It is estimated that the blast of a 12 gauge shotgun is outputting 165db at least. The Hearing Center for the US Department of Defense says that exposure to sounds over 110db can cause “instantaneous hearing loss and permanent damage.” There is no debate about the fact that when using a firearm the user should be wearing hearing protection. If you go to the shooting, range most people are wearing some sort of protection. When hunting, however, many hunters do not bother with doing anything to protect their ears.
Several reasons are given for this. Some people feel that when hunting you typically only fire one or two shots so it’s not worth worrying about. Others feel that the adrenaline coursing through their body during the moment of truth in a hunt protects the ears. Lastly, many hunters just avoid hearing protection because it affects their ability to hear an animal approaching through the trees.
Even one shot at 165db can permanently damage your hearing. As to the adrenaline protection theory, it comes about because many hunters report not hearing or remembering the shot because of the adrenaline they are feeling while aiming at an animal they have chased. According to the Union Sportsman’s Alliance, “The auditory exclusion you experience during the adrenaline rush of a hunt does not protect your ears from damage.”
“The auditory exclusion you experience during the adrenaline rush of a hunt does not protect your ears from damage.”
So we know it can cause damage and the only thing to prevent that damage is either never gun hunting (no thanks) or using hearing protection (tell me more!). Below are some of the options:
Ear Plugs: Ranging from the cheap orange foam circus peanuts (don’t eat these) to more engineered rubber or plastic plugs sometimes with a band or rope to hold them together.
Pros: Cheap, can be found everywhere, disposable.
Cons: Easy to lose, fit varies, and they indiscriminately block all noise.
Over the Ear Hearing Protection: Looks like a nice pair of headphones.
Pros: Better protection than earplugs because they seal off the ears. It can help keep ears warm.
Cons: Bulky, Gets in the way of wearing a hat, indiscriminately blocks all noise.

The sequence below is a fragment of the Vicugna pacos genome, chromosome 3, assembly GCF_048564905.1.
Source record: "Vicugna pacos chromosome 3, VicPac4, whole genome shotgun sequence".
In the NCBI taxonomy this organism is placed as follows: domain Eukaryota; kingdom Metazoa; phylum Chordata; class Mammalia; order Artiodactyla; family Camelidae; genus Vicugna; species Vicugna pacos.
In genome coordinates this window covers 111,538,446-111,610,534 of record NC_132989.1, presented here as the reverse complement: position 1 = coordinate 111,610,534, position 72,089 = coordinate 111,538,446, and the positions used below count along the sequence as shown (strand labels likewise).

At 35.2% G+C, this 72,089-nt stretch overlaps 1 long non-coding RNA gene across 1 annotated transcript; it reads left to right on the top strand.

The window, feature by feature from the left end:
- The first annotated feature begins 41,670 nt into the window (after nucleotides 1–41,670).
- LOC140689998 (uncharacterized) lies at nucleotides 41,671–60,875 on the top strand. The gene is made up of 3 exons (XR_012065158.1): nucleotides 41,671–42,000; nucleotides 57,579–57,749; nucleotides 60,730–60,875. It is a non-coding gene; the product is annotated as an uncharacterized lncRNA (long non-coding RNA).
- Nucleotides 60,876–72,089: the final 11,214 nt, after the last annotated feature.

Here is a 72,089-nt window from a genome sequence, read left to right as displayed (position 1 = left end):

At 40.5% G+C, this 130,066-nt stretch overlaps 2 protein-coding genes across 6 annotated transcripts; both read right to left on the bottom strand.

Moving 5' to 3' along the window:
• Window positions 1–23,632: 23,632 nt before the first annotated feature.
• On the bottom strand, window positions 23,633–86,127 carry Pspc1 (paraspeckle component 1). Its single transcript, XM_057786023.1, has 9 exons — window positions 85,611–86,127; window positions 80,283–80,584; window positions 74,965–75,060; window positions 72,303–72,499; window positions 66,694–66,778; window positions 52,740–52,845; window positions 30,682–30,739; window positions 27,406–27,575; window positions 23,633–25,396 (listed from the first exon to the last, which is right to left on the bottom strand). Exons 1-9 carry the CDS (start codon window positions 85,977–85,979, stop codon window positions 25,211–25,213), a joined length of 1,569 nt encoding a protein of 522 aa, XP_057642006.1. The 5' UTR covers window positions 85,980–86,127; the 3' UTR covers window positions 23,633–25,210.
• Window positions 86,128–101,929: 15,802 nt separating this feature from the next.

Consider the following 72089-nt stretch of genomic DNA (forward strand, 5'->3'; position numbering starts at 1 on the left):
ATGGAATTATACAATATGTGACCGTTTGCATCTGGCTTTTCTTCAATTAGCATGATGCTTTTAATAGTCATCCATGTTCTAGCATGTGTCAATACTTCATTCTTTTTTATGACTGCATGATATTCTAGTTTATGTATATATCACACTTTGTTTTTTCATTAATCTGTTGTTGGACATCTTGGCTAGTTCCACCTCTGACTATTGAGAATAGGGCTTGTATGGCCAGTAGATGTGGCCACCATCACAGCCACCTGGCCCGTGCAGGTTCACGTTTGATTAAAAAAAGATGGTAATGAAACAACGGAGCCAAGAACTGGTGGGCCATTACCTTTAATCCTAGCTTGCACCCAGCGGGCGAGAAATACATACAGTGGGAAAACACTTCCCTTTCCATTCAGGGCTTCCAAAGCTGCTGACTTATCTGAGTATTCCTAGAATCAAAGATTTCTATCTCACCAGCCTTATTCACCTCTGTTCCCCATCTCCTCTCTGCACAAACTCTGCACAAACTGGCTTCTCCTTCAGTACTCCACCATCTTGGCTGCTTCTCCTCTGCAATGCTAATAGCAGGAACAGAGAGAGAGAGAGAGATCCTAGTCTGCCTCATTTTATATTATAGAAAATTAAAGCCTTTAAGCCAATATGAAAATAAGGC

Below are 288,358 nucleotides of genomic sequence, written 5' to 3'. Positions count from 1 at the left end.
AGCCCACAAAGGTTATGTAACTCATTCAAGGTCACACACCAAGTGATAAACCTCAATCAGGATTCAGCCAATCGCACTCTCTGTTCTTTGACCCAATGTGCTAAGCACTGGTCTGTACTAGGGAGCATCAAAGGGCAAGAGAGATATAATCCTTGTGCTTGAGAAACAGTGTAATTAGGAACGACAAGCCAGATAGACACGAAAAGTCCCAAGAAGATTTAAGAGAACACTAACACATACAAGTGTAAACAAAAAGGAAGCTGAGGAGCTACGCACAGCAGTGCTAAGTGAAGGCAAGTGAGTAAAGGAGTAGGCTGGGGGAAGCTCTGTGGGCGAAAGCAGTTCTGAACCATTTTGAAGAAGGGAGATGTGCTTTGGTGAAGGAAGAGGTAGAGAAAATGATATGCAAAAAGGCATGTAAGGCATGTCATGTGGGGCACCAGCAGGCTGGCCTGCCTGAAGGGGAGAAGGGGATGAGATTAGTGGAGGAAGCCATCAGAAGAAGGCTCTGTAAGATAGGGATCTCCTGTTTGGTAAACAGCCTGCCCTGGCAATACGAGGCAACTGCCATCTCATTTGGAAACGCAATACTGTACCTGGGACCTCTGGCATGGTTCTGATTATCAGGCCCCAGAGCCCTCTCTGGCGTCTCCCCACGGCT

Electronic Ear Protection: Comes in in-ear and over the ear configurations. Cost ranges from $45 up to hundreds of dollars.
Pros: Can hear whats going on around you while still limiting the sound of excessively loud noise (gunshots).
Cons: Same cons as Over the ear and earplug. Hard to wear with a hat, or in the case of in-ear electronic protection, it is easy to lose.
Suppressor: Cylindrical device that attaches to the end of your gun and acts as a car muffler. Requires a special license from the ATF under the National Firearms Act.
Pros: Don’t have to wear anything. It also provides hearing protection for other hunters with you. Acts as muzzle brake as well (reduces recoil and lift). Reduces overall noise pollution. Legal in 42 states to own, check specific state hunting regs for use in the field. Looks cool. Lasts forever if properly cared for. Lowers sound by 20-25db.
Cons: The most expensive option. In addition to the cost of a suppressor, it requires a $200 tax stamp and a long approval period from ATF (currently around 10 months). Sound of gunshot still technically too loud to be safe.
Conclusion: There are enough different options out there that you don’t have to sacrifice your ability to hear animals for the ability to keep your hearing protected. All it takes is one shot to damage your ears and the damage is often permanent. I wish everyone could purchase a suppressor easily to use when hunting, but the electronic ear protection is a great option as well.